Posts tagged ISYS
2/1/10 Midday Report: Pat Sajak miffed as $3.8T budget allows government to buy as many vowels as they’d like.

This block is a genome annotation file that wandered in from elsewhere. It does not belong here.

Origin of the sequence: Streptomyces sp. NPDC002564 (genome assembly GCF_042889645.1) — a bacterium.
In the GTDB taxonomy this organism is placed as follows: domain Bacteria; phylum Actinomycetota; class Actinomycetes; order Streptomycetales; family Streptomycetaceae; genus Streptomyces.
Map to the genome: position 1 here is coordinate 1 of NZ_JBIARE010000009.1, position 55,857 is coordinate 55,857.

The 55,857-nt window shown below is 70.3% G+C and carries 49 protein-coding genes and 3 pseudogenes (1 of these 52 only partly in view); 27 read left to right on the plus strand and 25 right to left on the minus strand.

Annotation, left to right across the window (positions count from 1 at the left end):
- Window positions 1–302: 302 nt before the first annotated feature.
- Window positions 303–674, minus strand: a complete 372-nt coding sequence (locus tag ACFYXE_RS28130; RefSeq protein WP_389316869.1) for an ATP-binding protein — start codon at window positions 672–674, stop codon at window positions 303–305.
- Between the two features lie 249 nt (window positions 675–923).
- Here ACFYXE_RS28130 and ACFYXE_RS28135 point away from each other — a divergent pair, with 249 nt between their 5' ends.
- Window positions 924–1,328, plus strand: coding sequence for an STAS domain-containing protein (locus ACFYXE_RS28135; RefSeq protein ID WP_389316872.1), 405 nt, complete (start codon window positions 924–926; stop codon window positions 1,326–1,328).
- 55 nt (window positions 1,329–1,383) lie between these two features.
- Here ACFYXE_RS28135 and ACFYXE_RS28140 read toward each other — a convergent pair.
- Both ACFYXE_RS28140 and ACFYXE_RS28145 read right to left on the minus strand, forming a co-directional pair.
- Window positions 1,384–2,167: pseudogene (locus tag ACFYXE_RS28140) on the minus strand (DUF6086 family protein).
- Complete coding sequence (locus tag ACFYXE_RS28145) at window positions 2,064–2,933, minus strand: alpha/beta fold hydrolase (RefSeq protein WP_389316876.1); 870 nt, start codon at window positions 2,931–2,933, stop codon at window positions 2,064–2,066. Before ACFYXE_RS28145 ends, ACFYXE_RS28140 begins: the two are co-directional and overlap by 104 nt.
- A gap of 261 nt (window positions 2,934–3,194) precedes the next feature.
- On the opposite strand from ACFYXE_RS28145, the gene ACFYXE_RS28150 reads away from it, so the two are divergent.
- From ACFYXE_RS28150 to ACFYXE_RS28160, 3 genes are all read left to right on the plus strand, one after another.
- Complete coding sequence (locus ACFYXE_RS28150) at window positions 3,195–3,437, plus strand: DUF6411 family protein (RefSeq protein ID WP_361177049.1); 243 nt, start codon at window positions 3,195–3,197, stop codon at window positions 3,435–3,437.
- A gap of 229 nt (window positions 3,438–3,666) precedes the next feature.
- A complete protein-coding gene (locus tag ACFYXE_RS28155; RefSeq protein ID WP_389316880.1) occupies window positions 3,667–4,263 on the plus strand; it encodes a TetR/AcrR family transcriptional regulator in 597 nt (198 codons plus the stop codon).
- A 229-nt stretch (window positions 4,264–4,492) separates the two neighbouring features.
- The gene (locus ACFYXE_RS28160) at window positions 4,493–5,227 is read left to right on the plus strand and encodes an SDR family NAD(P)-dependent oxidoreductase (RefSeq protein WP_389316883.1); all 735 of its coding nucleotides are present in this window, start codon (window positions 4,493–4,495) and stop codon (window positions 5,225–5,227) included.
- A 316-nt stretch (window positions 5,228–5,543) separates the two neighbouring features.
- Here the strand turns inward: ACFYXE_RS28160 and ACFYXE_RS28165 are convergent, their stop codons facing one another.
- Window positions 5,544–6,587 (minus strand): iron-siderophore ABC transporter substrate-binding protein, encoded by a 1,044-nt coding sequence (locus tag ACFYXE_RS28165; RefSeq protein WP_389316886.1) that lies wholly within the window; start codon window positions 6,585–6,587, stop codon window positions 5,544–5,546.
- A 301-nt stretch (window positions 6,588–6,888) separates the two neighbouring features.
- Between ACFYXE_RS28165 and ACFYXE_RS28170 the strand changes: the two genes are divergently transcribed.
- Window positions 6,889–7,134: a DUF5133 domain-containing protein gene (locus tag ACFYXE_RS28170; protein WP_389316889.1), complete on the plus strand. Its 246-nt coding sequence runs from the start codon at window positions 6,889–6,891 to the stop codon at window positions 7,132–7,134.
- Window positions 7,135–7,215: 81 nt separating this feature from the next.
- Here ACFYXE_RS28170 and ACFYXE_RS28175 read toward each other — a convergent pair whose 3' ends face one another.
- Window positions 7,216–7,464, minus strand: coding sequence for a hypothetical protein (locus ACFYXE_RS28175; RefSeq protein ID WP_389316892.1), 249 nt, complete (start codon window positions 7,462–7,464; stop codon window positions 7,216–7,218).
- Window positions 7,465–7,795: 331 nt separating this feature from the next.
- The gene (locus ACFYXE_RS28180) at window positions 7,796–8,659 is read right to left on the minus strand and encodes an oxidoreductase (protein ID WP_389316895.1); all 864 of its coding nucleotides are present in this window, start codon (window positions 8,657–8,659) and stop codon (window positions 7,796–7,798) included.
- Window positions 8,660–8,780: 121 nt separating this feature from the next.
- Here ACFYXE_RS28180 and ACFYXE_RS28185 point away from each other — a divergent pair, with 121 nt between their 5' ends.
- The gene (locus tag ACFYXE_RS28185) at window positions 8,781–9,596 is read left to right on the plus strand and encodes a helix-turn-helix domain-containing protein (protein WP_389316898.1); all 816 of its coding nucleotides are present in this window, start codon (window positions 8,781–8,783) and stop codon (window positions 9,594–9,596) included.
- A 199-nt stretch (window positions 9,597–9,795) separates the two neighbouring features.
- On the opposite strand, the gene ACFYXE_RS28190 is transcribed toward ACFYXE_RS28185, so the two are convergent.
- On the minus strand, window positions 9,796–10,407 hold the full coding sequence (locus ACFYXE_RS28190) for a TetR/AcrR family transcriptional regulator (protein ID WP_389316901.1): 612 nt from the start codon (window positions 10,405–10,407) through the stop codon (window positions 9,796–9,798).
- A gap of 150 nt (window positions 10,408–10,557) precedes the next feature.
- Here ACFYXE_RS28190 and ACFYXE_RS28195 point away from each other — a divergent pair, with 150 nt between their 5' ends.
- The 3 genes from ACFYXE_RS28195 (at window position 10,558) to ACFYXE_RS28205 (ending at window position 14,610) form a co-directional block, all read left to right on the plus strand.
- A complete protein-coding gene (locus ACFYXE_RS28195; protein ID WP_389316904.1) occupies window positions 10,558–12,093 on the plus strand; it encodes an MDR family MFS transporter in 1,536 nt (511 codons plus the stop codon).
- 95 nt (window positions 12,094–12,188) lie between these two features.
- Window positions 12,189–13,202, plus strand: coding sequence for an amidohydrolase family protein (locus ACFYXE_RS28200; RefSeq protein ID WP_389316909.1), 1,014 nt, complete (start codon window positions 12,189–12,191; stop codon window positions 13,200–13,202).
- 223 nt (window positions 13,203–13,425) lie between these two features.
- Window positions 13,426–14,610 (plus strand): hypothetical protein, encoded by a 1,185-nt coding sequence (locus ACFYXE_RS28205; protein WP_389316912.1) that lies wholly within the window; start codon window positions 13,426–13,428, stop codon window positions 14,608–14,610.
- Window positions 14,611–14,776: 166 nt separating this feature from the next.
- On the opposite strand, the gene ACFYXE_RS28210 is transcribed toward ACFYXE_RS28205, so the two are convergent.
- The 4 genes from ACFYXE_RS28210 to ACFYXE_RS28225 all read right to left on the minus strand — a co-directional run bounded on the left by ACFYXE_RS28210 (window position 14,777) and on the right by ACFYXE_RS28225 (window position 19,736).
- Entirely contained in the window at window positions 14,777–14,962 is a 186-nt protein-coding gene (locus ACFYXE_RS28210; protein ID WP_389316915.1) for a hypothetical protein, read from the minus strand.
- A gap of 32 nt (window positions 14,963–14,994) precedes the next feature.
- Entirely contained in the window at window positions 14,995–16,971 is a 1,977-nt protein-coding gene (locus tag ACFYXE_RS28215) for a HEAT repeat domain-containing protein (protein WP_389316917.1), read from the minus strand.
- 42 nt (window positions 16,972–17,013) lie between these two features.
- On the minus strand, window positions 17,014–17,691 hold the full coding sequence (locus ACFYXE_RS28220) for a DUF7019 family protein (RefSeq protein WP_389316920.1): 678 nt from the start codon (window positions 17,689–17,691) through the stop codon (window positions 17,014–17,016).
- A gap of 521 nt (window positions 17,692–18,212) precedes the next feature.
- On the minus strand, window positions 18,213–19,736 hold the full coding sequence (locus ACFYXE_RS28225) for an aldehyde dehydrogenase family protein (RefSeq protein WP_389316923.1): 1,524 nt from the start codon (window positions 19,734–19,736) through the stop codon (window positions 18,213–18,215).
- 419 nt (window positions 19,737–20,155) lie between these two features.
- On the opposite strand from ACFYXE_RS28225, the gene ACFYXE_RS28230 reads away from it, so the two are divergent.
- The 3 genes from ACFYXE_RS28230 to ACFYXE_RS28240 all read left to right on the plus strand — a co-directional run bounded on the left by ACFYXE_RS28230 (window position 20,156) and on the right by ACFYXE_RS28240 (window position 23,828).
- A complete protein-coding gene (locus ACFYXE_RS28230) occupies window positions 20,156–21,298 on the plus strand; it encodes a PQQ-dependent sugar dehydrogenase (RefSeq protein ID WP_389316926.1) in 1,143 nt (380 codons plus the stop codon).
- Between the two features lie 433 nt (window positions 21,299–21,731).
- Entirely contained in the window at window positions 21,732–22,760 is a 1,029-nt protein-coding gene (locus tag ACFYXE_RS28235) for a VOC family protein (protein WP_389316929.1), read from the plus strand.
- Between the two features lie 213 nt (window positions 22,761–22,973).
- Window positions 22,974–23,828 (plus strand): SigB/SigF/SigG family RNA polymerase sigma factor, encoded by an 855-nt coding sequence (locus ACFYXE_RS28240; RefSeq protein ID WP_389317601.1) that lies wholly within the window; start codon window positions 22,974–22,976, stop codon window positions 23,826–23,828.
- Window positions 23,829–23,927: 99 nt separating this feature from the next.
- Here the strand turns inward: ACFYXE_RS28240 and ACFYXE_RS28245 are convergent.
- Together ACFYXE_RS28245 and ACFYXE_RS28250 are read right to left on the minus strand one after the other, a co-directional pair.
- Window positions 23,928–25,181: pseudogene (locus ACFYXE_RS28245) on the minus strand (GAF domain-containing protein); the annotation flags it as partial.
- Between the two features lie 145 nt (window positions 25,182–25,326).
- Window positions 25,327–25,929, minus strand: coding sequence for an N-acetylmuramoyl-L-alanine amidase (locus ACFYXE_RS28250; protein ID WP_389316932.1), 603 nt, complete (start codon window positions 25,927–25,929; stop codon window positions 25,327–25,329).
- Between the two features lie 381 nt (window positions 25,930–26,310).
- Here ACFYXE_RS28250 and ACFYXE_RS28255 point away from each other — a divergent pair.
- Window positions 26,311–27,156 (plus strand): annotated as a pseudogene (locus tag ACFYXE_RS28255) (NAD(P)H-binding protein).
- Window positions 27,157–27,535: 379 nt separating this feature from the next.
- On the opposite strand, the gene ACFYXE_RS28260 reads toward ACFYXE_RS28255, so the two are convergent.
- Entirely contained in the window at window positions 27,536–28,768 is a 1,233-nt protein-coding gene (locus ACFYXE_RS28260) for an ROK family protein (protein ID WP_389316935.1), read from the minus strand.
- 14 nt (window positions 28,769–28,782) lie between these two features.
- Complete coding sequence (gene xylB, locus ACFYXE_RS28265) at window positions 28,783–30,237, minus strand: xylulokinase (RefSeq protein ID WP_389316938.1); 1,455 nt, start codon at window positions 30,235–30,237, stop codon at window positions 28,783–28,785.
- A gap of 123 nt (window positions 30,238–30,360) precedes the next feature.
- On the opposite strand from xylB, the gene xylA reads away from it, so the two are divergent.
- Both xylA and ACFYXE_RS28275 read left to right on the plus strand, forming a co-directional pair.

Obama’s budget is out and it looks like more stimulus is coming as the administration continues to try to sweep the recession under the rug (though I hear it is a delightful afgahn this time as Mrs. Obama has uncomparable taste). The budget is roughly $3.8T which is equivalent to 190MM lap dances or as it is known in the NFL, “Wednesday.” Who knows, spending our way out of this recession may work, as I have found that spending my way out of depressions by dropping $20 bills like they’re unpinned hand grenades (which is fast, furious, and with immaculate precision) at my local Rick’s cabaret, is a suitable remedy. Basically, the new budget is attempting to buy more time for the economy to recover on its own while channeling its inner Keynes and hoping the multiplier on GDP is somewhere near 1 billion. Given the exponential pace of technological innovation and Keynes’ logically thought out and unprovable equations (like all of economics with its oh so idealisitic goals which never work in the complexity of the real world, like a contractor with no competition or anything made in China) it is possible it could work. The only problem is it gives investors more mixed signals than an indecisive three year old with tourettes. Q4 GDP seemed decent, but it was driven largely by stimulus spend so it is hard to gauge if the economy really did improve (Money McBags maintains that inventories were just being built back up and may have even overshot their targets since consumer spend was stimulus driven). Of course, to pay for the new stimulus, taxes will go up on the evil banks who we bailed out who continue to get money for free, big businesses, oil, gas and coal producers, people who make more than $250k, and Gabe Kaplan. But fear not because the budget does contain a plan to trim future deficits to give or take $1T (that is unless things remain bad) so Keynesians can still rejoice that in either case the US will still owe a fuckload of money.